Implementing a project billing process is critically important for the success of any business, whether you’re a freelancer, small business, or huge corporation. But with several different types of billing methods available, which is best suited for your needs? What are the advantages and disadvantages of each? Why are some models firm-focused, while others customer-focused? Before we get into more detail, let’s take a look at the different ways you can invoice your clients for a project.
Types of Project-Based Billing Methods
While it may seem like a tedious, utilitarian task, identifying a billing method is not something that should be overlooked. When poorly executed, it can have a devastating effect on your client relations. Below is a brief overview of the four billing methods for managing a project, along with the pros and cons to help you avoid common billing mistakes. Keep in mind that the goal is always to bill an amount that is equal to the value of the work performed on a project. That means what works for one project may not work for another. One size doesn’t fit all – some clients are better billed on a fixed rate, while others are on time and materials.
This is the simplest method to use and clients love it because it gives them a solid understanding of how much the project will cost. In essence, the client agrees to pay a single fixed fee for the fulfillment of the project, no matter how much time is spent on the project or how many people work on the project. You charge a fixed, flat fee for a specific service and you get paid that amount as long as you deliver to the client’s satisfaction.
Determining the fixed cost of a project can be tricky, especially if you haven’t completed a project of similar scope in the past. If you’re not careful, it is possible to severely overcharge or undercharge your client, and no one wants to be left holding the short end of the stick. Additionally, if a client requests a lot of changes, the project can quickly become unprofitable. The best way to avoid this from happening is to have a strict policy on changes. Otherwise, you run the risk of a project taking much longer than planned or incurring higher expenses.
Fixed project rate
This method tracks one hourly rate for the entire project, which includes your profit margin. The greatest advantage to this method of billing is that it guarantees 100 percent profitability, regardless of who does what or the number of hours worked. On the flip side, clients will benefit from precise billing – they know exactly what is due for the project concerning time, materials, resources, and other costs. No surprises.
Providing your client with exact costs and a timeline for completion will take some work on your end. Additionally, as the project progresses, you may find that your initial estimate was way off. Another downside to this method of billing is there is no incentive to be efficient since you are being paid by the hour. This could hurt your client retention rates if they suspect you’re putting in superfluous hours for additional revenue. They might wonder, what is it that you do all day?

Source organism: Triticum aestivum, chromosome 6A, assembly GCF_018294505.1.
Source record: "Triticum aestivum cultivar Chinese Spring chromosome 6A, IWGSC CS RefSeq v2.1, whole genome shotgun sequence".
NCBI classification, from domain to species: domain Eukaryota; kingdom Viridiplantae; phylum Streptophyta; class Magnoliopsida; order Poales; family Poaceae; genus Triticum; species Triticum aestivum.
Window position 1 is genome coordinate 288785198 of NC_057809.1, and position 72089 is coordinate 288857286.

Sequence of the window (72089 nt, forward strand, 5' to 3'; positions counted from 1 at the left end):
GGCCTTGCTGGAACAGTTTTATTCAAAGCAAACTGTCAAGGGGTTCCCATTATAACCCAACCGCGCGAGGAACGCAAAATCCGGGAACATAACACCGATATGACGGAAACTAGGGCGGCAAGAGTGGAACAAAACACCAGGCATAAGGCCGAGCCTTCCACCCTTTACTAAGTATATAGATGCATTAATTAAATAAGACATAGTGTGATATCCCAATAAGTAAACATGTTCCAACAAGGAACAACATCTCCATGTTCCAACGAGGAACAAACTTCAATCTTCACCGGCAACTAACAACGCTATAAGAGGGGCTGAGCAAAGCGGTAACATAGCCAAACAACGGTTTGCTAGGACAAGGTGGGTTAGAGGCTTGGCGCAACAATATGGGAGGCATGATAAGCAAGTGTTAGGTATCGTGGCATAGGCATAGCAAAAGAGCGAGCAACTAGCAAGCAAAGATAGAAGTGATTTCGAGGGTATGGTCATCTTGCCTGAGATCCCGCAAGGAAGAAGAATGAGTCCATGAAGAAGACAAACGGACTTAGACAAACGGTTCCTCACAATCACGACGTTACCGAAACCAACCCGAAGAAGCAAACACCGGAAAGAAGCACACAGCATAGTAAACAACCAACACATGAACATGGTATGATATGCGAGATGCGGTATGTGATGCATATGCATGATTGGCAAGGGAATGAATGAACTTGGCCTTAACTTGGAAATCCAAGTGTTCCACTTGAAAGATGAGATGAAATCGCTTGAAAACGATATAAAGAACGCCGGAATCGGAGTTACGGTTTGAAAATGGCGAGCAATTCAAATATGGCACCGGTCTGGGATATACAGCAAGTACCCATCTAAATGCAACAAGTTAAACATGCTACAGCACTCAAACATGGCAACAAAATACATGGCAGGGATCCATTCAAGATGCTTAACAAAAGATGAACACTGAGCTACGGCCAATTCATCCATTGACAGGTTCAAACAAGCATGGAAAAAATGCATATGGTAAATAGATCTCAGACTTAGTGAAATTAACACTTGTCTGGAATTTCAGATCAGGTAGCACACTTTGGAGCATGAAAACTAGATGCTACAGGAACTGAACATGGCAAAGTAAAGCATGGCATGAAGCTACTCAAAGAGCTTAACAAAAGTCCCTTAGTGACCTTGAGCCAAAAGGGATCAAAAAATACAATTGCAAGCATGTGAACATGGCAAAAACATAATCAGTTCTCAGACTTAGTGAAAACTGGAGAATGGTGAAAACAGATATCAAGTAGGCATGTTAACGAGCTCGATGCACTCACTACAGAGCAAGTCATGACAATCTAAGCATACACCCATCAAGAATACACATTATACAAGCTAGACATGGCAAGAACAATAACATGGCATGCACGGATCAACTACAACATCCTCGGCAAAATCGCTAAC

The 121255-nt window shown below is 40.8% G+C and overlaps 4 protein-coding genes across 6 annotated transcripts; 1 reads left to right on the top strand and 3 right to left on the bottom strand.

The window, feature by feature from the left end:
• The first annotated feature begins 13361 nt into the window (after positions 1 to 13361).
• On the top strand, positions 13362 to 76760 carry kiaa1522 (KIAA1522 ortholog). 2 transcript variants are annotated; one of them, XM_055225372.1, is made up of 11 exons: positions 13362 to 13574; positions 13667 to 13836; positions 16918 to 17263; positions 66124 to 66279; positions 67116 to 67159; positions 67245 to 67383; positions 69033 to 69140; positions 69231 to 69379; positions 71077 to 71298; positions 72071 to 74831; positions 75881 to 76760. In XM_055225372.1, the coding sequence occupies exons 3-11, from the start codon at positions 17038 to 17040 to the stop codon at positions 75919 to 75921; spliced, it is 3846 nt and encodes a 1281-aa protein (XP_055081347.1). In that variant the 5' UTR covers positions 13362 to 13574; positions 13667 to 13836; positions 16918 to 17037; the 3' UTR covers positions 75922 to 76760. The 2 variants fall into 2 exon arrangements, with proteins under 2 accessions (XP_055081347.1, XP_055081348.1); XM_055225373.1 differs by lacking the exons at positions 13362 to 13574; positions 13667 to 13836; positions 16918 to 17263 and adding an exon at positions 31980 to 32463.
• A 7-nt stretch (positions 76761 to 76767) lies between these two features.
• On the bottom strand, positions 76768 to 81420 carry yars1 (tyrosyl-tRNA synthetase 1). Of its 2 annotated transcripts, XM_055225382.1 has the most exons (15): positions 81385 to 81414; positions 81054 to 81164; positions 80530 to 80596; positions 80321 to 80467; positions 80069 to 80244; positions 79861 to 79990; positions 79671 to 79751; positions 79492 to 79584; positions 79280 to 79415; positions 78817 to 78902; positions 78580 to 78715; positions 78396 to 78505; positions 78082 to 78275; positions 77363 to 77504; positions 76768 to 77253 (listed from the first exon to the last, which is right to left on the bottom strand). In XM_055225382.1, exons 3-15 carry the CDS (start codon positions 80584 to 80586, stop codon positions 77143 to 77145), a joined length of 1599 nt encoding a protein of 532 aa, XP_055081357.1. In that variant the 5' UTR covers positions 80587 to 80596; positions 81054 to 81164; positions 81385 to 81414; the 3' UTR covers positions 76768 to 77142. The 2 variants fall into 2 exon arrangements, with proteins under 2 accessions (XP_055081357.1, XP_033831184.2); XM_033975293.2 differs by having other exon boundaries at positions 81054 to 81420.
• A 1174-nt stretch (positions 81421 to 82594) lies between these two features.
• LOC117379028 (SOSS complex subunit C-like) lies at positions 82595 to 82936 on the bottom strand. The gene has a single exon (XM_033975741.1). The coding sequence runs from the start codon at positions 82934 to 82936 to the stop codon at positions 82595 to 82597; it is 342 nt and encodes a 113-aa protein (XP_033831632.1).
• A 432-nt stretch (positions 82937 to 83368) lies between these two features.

For this billing method, the billable amount is calculated from the members’ rates. Essentially, a billing rate is based on the person doing the work. So, every team member working on the project can have a different base rate for the task performed. With member rates, you can also enter a different hourly rate for each member. This way, teams can work on a project together and focus on their individual tasks, without having to worry about invoicing.
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With member rates, it might be difficult for a business to expect incoming revenue and for the client to expect the final amount.
With a service rate approach, the billable amount is calculated from the project services’ rates. This is a good method for billing if the project requires many moving parts. If you charge different rates for different services, you can set a different rate for each task on a project. You can also set which tasks are billable and which are non-billable.
As with member rates, it might be difficult for a business to expect incoming revenue and for the client to expect the final amount.
Project Management Software for Billing & Invoicing
Do you know how long a project is really going to take? How much money it will actually cost? Project management software can help you better understand where your time and resources go with the ability to see which team member is working on what task and for how long. The beauty of having this data is that it allows you to analyze how you spend your time and find ways to work more efficiently.
You can quickly see who has too much on their plate and who can take on more work. Everyone’s held accountable and everyone works towards the same goal. Billing your client is as easy as taking your hours logged, and exporting them into clean, personalized reports for invoicing.
Whether you run a business or freelance, you have a lot on your plate. Setting up a billing system for clients is one of the easiest ways to speed up your work processes and eliminate manual labor. In short, the better your invoicing system is, the fewer questions or concerns your customers will have about their bills. Investing in up-to-date automation software ensures that all payments are settled quickly and without hassle.